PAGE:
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    Signs You May Have an STD

    Although sexually transmitted diseases may go unnoticed, particularly in their early stages when symptoms may be absent or mild, there are some classic symptoms of an std that you should be aware of. Find Out More

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    Questions About STD Testing?

    If you are wondering how do you know you have an std, the only way to be definitely sure either way is to undertake screening for sexually transmitted infections. Find Out More

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    STD Risk Factors

    With 110 million STI infections in the US, no one who is sexually active is free from the risk that they may contract an STD. However, there are certain factors that increase the likelihood someone will become infected. Find Out More

Getting Tested for STDs

Sexually transmitted diseases (STDs) are more common than many people realize and according to the American Sexual Health Association at least half of the population will be affected by an STI at some time during their life. Although around half of all the new incidences of STDs in the USA each year are in those under the age of 25, it is not just the younger generation who should consider an sti test; in the over 50s age group stds in men and women are also on the increase. Older adults have often missed out on targeted messages about practicing safe sex, are less likely to discuss their sexual health with their doctor or to receive sti screening routinely, and often fail to notice that they have an STI, as they may put down some of the std symptoms to the natural aging process. Anyone who is sexually active is potentially at risk of an STD and therefore should consider taking a test for the most common sexual infections, which include chlamydia, herpes, syphilis, gonorrhea, hepatitis and HIV, as the consequences of remaining untreated can be detrimental to your health.

Why Get Tested
There are a number of reasons why it is essential to undergo an std test procedure, which include:
  • STDs do not always cause symptoms, particularly in the early stages. Although you might be aware of some of the common std symptoms, these may not be present in everyone and chlamydia, which is the most common STI in America, is notorious for not showing any signs that it is there in the majority of people. Treatment for stds in their early stages is vital to prevent any long-term problems, which is why routine sti screening is recommended even if you are asymptomatic.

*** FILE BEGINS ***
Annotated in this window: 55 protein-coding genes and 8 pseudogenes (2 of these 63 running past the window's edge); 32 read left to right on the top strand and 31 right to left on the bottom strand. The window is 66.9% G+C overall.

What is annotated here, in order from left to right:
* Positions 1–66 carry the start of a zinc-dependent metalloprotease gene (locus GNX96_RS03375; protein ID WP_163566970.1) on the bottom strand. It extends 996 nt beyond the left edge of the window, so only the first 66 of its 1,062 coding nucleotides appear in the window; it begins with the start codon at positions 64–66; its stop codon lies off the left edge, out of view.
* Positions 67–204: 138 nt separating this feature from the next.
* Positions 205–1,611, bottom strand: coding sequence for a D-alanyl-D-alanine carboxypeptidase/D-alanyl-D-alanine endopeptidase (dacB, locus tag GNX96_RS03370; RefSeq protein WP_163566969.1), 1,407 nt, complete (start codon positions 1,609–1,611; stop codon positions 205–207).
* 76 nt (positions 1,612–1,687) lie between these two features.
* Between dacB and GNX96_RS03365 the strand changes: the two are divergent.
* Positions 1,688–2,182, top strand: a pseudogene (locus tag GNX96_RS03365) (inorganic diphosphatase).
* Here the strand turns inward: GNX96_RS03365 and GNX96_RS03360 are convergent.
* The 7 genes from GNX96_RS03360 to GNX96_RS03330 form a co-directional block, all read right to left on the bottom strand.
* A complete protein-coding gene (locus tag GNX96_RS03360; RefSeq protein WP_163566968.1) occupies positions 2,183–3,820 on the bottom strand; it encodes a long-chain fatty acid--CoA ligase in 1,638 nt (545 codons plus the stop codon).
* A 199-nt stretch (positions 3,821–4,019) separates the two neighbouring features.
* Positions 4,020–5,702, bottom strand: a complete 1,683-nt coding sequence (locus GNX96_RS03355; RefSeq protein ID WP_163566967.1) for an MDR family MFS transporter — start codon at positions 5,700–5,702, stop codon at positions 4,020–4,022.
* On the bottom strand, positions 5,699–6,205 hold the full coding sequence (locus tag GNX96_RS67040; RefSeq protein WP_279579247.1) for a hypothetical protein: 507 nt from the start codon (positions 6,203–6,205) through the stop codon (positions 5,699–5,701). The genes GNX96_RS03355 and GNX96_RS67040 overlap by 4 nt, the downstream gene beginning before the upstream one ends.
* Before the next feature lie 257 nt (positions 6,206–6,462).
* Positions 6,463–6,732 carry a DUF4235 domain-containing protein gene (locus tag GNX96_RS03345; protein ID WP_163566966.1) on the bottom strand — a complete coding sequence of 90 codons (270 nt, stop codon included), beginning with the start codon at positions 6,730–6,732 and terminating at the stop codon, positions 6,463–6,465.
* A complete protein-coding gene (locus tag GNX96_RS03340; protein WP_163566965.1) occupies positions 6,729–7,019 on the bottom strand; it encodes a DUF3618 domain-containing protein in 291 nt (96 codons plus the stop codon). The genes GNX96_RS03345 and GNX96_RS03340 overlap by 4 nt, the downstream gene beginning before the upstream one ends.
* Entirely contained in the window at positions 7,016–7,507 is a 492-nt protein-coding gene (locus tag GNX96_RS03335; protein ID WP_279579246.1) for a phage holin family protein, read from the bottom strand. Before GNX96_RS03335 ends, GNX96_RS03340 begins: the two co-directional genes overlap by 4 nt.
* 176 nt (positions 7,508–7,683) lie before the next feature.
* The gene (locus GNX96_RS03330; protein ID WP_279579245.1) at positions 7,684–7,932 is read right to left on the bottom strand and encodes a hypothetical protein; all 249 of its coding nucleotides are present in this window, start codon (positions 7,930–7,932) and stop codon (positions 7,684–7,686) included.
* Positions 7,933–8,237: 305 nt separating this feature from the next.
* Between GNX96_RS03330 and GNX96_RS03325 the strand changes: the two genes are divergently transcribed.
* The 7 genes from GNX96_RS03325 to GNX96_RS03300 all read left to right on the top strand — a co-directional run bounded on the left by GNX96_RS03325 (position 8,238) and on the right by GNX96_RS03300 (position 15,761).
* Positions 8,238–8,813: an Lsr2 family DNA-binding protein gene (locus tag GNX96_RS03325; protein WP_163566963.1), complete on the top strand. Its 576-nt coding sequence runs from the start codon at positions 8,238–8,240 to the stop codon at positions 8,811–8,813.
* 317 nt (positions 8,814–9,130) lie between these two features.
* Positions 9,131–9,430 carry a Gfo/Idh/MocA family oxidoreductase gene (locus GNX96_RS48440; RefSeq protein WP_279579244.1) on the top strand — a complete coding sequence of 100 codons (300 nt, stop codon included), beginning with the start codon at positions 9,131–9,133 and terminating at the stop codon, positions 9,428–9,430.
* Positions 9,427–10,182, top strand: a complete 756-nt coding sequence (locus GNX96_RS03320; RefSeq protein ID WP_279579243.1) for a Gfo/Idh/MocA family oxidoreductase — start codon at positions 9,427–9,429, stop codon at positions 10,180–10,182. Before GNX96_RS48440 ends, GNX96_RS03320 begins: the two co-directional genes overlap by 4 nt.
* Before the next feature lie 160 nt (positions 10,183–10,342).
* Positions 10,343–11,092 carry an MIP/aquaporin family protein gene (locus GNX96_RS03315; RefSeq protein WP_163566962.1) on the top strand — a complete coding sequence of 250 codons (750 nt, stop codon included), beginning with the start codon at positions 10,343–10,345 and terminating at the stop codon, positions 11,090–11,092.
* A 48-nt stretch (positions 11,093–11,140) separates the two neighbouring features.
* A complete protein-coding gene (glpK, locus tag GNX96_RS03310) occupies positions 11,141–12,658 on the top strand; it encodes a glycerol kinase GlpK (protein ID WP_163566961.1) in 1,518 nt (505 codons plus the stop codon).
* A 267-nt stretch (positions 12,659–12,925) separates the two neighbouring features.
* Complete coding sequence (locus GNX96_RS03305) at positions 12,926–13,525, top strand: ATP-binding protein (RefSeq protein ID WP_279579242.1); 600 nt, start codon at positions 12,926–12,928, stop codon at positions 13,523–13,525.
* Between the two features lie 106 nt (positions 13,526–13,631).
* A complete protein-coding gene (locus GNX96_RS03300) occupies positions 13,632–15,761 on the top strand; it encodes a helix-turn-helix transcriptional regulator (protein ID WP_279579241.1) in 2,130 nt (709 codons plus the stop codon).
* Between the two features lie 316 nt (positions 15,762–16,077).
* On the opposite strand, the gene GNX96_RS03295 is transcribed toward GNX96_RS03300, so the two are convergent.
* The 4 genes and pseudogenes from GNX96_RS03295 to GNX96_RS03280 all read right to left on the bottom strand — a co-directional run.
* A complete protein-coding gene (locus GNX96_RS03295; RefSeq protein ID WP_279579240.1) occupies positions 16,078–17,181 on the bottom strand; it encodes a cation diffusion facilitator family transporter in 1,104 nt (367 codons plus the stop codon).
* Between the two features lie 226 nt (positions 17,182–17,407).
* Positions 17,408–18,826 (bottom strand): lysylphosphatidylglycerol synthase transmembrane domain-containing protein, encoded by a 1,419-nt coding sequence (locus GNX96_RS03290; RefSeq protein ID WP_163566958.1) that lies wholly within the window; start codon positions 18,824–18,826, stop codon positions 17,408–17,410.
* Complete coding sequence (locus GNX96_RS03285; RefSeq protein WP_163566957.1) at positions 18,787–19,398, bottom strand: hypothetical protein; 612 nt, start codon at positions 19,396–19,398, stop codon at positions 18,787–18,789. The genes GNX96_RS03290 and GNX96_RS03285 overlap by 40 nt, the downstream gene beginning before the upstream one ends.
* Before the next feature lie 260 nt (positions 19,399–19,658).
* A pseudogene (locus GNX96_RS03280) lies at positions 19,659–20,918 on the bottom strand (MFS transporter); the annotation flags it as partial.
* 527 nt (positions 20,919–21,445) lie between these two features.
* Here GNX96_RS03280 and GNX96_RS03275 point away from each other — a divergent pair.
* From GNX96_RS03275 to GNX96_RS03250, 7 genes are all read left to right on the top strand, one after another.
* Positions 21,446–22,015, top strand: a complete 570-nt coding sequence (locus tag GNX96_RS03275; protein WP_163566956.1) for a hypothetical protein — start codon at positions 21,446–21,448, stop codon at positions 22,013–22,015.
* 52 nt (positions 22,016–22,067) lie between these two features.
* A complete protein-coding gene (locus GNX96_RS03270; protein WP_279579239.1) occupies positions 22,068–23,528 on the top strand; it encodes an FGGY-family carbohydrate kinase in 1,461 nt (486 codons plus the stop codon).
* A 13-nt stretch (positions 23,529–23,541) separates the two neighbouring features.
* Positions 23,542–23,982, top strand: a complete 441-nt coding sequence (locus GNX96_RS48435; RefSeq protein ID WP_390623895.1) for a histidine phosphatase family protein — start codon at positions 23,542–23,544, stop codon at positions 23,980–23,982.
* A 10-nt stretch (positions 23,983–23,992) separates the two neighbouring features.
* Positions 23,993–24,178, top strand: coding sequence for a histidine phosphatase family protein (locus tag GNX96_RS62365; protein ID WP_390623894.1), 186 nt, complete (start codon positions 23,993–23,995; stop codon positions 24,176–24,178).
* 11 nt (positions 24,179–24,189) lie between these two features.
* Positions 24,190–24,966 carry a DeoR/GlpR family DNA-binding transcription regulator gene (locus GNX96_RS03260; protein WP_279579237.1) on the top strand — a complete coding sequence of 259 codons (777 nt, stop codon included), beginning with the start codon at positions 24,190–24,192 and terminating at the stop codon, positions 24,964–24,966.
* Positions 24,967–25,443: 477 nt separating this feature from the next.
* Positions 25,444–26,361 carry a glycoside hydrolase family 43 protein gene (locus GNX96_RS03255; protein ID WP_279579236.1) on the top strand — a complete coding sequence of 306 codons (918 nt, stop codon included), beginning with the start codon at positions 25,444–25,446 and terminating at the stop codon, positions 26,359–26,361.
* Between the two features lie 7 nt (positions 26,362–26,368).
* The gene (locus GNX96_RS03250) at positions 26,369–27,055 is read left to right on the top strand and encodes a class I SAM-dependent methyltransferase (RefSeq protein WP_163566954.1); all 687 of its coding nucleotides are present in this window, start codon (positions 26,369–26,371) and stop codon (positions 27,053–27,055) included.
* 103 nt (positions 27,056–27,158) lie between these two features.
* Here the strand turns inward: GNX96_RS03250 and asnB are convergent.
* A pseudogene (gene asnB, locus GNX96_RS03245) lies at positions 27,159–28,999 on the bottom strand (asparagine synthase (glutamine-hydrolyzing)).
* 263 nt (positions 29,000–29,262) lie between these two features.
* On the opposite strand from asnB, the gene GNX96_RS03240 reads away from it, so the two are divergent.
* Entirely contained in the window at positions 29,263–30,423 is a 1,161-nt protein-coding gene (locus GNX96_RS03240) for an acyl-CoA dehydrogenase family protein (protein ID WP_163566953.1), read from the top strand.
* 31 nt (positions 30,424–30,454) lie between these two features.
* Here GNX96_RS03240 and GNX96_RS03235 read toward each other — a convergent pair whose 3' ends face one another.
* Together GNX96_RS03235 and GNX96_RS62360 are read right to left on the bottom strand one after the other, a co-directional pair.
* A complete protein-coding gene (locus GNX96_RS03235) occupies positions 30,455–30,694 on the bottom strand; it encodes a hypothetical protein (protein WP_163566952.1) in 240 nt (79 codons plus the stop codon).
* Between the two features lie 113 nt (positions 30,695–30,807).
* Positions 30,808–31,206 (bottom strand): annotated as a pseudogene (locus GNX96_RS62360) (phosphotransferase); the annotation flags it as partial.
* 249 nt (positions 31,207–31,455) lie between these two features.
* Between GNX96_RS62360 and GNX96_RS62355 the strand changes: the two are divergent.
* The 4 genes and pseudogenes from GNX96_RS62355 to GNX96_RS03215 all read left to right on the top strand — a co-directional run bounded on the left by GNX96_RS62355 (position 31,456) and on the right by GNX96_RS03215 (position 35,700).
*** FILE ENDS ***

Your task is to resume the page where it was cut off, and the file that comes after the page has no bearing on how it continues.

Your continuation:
• STIs might be known for their embarrassing symptoms, but if left untreated they can spread beyond the immediate area leading to infertility and can also have a systemic effect on the body as a whole affecting other organ systems. To appreciate this you only have to think of the destruction that HIV causes to the immune system leaving the body vulnerable to life-threatening infections when it takes hold, that syphilis can lead to blindness and have a negative impact on mental health, or that gonorrhea can infect the joints leading to debilitating arthritis. However, these complications do not have to be inevitable and can be prevented with the help of an sti test.
  • Through their very nature sexually transmitted diseases are contagious, so getting tested and receiving treatment not only helps to protect your own health, but that of your partner too.
When to Get an STD Test
While there is no time like the present to get an STD test, there are certain points at which it is especially important to consider having your STI profile checked. Besides taking a test if you notice any unusual symptoms, crucial times to consider getting tested include: